Negative gearing sparks war of words
The fight over negative gearing looks unlikely to abate, with a war of words erupting between the government and industry pundits.
Following a report from the Grattan Institute claiming negative gearing was disproportionately benefiting wealthy property investors, Prime Minister Malcolm Turnbull has defended the government’s pledge to leave the tax concession untouched. Turnbull, appearing on the ABC’s 7:30, said the income of investors benefiting from negative gearing was irrelevant.
"That's beside the point — of course people on the highest incomes will make the highest gains because they tend to have more property," Turnbull told host Leigh Sales.
Turnbull argued it was “common sense” that the removal of negative gearing would cause a downturn in property prices.
"Around a third of the buyers for residential property currently are investors. What Labor is proposing will take all or almost all of them out of the market. If you take a third of the buyers out of the market, prices, values will fall. That's common sense," Turnbull said.
But pushed by Sales to present modelling for the claims, Turnbull appealed to “the laws of supply and demand”.
The Grattan Institute’s John Daley seized on the comments, arguing in an opinion piece for The Australian Financial Review that Turnbull made incorrect assumptions about negative gearing, particularly that removing negative gearing would lead to an increase in rents.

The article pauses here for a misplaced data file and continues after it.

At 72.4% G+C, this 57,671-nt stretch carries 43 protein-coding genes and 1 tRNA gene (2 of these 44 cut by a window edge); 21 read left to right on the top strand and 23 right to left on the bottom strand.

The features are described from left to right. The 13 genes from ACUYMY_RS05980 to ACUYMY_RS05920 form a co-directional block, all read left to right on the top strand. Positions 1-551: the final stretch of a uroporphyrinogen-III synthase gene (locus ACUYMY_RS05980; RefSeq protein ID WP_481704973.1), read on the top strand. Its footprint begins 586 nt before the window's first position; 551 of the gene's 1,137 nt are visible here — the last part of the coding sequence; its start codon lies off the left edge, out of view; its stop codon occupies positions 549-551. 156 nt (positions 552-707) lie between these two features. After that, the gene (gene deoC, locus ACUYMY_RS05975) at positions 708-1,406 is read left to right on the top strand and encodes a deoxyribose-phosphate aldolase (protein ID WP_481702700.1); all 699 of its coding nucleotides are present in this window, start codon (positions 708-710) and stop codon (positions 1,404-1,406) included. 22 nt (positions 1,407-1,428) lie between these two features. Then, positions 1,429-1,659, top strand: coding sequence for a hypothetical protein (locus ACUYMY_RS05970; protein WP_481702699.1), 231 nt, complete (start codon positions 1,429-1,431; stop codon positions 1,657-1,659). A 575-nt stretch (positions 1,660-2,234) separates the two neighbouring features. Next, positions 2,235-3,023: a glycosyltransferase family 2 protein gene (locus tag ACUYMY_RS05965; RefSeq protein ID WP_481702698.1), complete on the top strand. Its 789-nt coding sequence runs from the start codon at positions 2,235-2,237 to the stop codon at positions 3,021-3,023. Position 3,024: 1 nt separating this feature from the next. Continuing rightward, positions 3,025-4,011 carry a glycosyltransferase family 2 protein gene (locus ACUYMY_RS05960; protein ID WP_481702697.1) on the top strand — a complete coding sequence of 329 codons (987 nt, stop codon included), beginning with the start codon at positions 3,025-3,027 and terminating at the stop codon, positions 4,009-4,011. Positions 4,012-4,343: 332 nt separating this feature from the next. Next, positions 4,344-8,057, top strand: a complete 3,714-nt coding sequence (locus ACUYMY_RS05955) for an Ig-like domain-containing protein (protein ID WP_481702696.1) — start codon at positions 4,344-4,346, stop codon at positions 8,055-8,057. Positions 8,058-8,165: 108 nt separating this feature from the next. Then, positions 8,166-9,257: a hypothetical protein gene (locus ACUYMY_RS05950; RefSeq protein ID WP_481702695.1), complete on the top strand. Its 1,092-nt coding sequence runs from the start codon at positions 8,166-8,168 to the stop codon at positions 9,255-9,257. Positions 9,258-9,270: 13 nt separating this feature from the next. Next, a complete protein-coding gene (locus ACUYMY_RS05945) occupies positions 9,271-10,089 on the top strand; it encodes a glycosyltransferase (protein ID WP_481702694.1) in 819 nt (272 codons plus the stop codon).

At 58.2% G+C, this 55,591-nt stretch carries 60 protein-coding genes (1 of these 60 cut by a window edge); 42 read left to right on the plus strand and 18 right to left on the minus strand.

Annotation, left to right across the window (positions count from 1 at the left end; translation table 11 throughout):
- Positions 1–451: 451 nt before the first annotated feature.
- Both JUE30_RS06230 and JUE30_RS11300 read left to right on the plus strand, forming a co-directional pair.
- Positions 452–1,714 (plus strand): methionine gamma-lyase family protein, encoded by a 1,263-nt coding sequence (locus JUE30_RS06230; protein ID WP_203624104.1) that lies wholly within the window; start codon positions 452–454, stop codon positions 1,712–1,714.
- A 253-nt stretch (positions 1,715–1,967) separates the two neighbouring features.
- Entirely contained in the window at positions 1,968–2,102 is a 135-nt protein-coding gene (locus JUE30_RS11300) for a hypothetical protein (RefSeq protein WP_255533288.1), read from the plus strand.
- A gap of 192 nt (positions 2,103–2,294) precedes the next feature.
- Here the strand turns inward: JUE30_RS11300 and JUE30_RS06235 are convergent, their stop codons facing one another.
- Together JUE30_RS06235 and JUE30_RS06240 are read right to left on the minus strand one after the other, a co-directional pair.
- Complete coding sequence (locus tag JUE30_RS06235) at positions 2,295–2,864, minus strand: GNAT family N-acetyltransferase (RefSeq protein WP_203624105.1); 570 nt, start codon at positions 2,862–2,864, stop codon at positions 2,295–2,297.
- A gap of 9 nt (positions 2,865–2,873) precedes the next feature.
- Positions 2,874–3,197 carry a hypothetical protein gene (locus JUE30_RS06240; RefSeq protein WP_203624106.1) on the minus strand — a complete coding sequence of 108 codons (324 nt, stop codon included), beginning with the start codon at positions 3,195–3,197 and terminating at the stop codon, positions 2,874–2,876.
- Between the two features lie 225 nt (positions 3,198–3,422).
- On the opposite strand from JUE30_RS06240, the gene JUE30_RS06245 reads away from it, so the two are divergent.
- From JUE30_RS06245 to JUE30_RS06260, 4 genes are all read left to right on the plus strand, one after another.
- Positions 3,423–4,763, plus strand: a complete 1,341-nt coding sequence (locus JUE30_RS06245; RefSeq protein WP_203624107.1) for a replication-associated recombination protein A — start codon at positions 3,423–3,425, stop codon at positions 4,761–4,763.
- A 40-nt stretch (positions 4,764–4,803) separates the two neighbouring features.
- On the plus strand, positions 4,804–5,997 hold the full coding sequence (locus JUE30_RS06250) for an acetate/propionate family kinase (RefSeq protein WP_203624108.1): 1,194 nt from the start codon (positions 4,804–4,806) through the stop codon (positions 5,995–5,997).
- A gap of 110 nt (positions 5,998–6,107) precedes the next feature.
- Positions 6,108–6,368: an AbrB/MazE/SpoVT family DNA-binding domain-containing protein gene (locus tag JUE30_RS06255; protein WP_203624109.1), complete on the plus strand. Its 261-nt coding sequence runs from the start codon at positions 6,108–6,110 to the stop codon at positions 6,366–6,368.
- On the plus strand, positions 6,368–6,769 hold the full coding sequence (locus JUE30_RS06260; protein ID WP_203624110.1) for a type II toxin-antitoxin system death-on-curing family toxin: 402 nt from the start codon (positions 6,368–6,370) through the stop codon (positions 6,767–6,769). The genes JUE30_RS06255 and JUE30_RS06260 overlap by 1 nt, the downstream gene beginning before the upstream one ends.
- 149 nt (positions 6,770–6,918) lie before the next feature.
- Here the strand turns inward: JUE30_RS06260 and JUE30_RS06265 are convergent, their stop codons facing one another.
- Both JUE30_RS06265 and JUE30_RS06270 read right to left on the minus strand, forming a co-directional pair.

“No study of the real world has ever found tax changes with this impact. Instead, in markets where property development is limited by planning permissions, changes in returns typically reduce property prices. Again, this is an issue that our report works through in detail. Nor is it plausible to claim, as the Prime Minister does, that the removal of negative gearing caused rental crises in the UK and US. Any number of countries that do not allow negative gearing have functional rental markets,” Daley wrote.
ABC finance journalist Michael Janda also fired back at the Treasurer Scott Morrison's claims that negative gearing primarily benefited the middle class. Janda wrote in an opinion piece that Morrison was "clearly guilty of serious spin".
"What Mr Morrison is saying is that it's mainly the middle class who use negative gearing to get ahead," Janda wrote. "His argument runs completely counter to almost all reputable, independent analysis."